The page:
Severe Obstructive Sleep Apnea Can Be Life Threatening

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IT MAY COME as a surprise to some but loud snoring can suggest that your heart is at risk. A certified sleep medicine physician can help.

(NAPS)—Here’s news many may find eye-opening: Untreated, severe ob­structive sleep apnea more than doubles your risk of dying from heart disease, the National Healthy Sleep Awareness Project warns.

To raise awareness of this and to urge individuals with symptoms of sleep apnea to talk to a doctor about their risk, the American Academy of Sleep Medicine (AASM), Centers for Disease Control and Prevention (CDC), Sleep Research Soci­ety (SRS) and other partners created the “Sleep Apnea Hurts Hearts” campaign.

“Obstructive sleep apnea is a dan­gerous disease that can severely dam­age your heart if left untreated,” said Dr. Ronald Chervin, president of the AASM. “With millions of sufferers re­maining undiagnosed, it is critical to raise nationwide awareness about ob­structive sleep apnea so that it can be treated with CPAP therapy, which can reduce the risk of cardiovascular death.”

Nearly 30 million American adults are kept from restful sleep by obstruc­tive sleep apnea, a chronic disease that involves the repeated collapse of the up­per airway during sleep. According to the National Healthy Sleep Awareness Project, there are five key warning signs and risk factors for sleep apnea: snoring, choking or gasping during sleep; fatigue or daytime sleepiness; obesity (BMI of 30 or higher) and high blood pressure.

Severe Damage

Millions of people with sleep apnea remain untreated, which can lead to dangerous health consequences—in­cluding life-threatening effects on heart health. The National Healthy Sleep Awareness Project warns that untreat­ed, severe obstructive sleep apnea hurts HEARTS by increasing the risk of:

H—Heart failure

E—Elevated blood pressure

A—Atrial fibrillation

R—Resistant hypertension

T—Type 2 diabetes

S—Stroke.

“It is clear that untreated, severe ob­structive sleep apnea may have a dev­astating impact on heart health,” said Janet B. Croft, Ph.D., senior chronic disease epidemiologist in CDC’s Divi­sion of Population Health. “Those who have symptoms of sleep apnea such as loud snoring in addition to obesity and a heart problem or high blood pressure should discuss their risk for sleep apnea with their doctor.”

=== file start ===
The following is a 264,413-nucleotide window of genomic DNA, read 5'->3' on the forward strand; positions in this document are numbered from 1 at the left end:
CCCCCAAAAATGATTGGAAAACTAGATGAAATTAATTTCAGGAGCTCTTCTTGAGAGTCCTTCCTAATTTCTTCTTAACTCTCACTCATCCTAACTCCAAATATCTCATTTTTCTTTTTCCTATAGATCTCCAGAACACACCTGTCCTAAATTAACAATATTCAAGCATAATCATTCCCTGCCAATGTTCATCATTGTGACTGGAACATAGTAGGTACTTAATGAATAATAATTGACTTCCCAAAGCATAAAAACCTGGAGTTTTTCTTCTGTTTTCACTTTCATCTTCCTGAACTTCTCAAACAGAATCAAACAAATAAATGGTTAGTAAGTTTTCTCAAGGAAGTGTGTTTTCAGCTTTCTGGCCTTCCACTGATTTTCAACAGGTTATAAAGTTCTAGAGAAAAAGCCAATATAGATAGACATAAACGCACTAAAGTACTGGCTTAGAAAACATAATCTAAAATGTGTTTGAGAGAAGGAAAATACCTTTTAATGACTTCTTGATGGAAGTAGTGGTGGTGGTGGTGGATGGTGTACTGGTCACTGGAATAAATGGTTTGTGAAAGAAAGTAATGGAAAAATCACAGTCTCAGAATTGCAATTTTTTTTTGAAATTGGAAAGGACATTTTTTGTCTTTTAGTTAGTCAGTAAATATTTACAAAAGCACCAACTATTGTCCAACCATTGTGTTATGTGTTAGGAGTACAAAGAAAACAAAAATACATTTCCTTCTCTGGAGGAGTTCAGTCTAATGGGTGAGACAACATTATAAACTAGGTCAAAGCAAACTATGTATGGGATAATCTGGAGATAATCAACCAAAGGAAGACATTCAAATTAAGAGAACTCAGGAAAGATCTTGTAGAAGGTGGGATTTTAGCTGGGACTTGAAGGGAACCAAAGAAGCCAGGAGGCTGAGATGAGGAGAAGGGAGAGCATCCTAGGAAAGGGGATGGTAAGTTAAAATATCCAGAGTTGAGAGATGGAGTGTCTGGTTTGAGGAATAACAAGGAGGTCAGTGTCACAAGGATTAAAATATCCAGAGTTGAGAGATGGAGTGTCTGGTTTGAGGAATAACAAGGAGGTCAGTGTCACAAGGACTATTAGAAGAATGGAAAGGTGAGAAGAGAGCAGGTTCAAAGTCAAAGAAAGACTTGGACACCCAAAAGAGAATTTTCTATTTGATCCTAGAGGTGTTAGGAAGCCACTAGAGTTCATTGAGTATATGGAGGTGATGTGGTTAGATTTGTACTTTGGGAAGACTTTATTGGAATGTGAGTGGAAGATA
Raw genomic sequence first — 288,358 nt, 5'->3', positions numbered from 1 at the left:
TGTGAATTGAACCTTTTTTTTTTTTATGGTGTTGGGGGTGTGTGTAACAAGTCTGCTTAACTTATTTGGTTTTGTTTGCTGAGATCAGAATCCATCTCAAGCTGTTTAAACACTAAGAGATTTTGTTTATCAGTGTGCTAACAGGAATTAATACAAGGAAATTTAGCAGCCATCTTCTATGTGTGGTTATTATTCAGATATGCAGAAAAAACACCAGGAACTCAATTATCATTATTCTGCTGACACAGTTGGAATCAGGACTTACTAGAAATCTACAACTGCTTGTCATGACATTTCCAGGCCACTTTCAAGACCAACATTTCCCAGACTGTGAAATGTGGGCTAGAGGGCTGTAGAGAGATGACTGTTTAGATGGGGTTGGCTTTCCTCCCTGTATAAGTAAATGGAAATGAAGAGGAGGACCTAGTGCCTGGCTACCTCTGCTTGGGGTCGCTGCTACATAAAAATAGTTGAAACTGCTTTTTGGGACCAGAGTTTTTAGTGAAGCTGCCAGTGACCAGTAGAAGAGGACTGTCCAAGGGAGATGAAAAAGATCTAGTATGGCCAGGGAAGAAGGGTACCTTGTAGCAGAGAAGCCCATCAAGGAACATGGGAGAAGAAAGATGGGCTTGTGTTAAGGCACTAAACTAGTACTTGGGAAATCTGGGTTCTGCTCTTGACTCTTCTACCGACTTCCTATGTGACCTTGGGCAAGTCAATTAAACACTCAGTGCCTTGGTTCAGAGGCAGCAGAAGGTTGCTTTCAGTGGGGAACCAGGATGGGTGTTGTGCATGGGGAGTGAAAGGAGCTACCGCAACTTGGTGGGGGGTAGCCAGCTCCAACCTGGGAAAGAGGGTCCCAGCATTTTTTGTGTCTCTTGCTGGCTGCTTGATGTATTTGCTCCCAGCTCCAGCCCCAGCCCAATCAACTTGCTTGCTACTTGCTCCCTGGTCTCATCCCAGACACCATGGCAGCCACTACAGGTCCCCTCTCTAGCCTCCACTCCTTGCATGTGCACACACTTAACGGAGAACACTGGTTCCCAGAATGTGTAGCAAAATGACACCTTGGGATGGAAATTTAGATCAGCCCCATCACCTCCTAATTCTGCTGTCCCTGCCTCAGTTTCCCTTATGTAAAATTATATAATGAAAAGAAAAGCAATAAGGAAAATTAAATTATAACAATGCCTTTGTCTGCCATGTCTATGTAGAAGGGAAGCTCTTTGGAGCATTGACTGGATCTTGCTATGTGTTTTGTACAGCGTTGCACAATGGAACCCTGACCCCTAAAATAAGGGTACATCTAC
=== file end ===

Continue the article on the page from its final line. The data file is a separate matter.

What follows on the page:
The American Heart Association (AHA) recently released a scientific state­ment on sleep duration and quality, which stated that moderate and severe sleep ap­nea are associated with an elevated risk of cardiovascular disease. The authors of the AHA statement recommended that a public health campaign addressing sleep behavior should be launched to promote ideal cardiac health.

Damage Control

Fortunately, treatments for obstruc­tive sleep apnea are available. Follow­ing diagnosis by a board-certified sleep medicine physician, the most common­ly prescribed treatment for sleep apnea is continuous positive airway pressure therapy—or CPAP. This treatment uses mild levels of air pressure, provided through a mask, to keep the throat open while you sleep. According to a recent meta-analysis of 27 studies involving more than 3 million participants, the risk of cardiovascular mortality was reduced to normal levels in people with sleep apnea who were treated with CPAP therapy.

The National Healthy Sleep Aware­ness Project recommends that people who have been prescribed CPAP therapy for sleep apnea should use the treatment nightly to reduce their risk of cardio­vascular death. Individuals who prefer a treatment alternative can discuss their treatment options with a board-certified sleep medicine physician at a sleep dis­orders center that is accredited by the American Academy of Sleep Medicine.

Learn More

To find an accredited sleep center near­by or to learn how you can guard your heart from sleep apnea to avoid being #Snoredto­Death, visit www.projecthealthy- sleep.org.

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